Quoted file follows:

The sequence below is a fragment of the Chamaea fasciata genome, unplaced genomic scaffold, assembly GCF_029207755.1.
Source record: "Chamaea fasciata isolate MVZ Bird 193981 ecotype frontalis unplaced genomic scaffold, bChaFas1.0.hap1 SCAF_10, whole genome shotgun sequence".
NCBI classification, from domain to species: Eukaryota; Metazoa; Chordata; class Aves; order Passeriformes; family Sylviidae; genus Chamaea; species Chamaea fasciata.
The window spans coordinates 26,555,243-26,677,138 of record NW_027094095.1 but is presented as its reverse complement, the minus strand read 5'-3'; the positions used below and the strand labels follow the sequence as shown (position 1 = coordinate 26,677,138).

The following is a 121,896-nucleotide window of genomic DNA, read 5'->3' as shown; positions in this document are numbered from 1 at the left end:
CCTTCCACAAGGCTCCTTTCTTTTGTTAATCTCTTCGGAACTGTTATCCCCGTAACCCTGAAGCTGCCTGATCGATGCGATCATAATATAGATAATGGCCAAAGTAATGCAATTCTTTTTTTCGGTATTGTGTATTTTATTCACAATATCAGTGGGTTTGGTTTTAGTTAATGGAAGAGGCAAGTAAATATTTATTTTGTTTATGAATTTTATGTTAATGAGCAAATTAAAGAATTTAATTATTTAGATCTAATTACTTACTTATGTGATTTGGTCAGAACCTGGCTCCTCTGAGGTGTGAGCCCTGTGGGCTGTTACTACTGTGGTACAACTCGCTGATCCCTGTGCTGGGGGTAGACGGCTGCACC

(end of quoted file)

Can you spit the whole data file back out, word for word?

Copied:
The sequence below is a fragment of the Chamaea fasciata genome, unplaced genomic scaffold, assembly GCF_029207755.1.
Source record: "Chamaea fasciata isolate MVZ Bird 193981 ecotype frontalis unplaced genomic scaffold, bChaFas1.0.hap1 SCAF_10, whole genome shotgun sequence".
NCBI classification, from domain to species: Eukaryota; Metazoa; Chordata; class Aves; order Passeriformes; family Sylviidae; genus Chamaea; species Chamaea fasciata.
The window spans coordinates 26,555,243-26,677,138 of record NW_027094095.1 but is presented as its reverse complement, the minus strand read 5'-3'; the positions used below and the strand labels follow the sequence as shown (position 1 = coordinate 26,677,138).

The following is a 121,896-nucleotide window of genomic DNA, read 5'->3' as shown; positions in this document are numbered from 1 at the left end:
CCTTCCACAAGGCTCCTTTCTTTTGTTAATCTCTTCGGAACTGTTATCCCCGTAACCCTGAAGCTGCCTGATCGATGCGATCATAATATAGATAATGGCCAAAGTAATGCAATTCTTTTTTTCGGTATTGTGTATTTTATTCACAATATCAGTGGGTTTGGTTTTAGTTAATGGAAGAGGCAAGTAAATATTTATTTTGTTTATGAATTTTATGTTAATGAGCAAATTAAAGAATTTAATTATTTAGATCTAATTACTTACTTATGTGATTTGGTCAGAACCTGGCTCCTCTGAGGTGTGAGCCCTGTGGGCTGTTACTACTGTGGTACAACTCGCTGATCCCTGTGCTGGGGGTAGACGGCTGCACC